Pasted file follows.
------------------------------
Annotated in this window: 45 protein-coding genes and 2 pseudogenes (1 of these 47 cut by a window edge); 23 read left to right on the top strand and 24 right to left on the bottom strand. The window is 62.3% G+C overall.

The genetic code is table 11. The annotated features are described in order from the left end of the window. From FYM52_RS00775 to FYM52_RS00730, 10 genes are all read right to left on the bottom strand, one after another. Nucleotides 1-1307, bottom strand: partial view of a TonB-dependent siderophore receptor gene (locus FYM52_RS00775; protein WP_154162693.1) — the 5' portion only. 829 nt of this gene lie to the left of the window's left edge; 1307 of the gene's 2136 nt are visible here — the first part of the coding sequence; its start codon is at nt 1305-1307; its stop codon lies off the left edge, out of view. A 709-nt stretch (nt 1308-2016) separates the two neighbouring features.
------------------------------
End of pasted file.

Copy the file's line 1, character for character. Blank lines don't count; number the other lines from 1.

Annotated in this window: 45 protein-coding genes and 2 pseudogenes (1 of these 47 cut by a window edge); 23 read left to right on the top strand and 24 right to left on the bottom strand. The window is 62.3% G+C overall.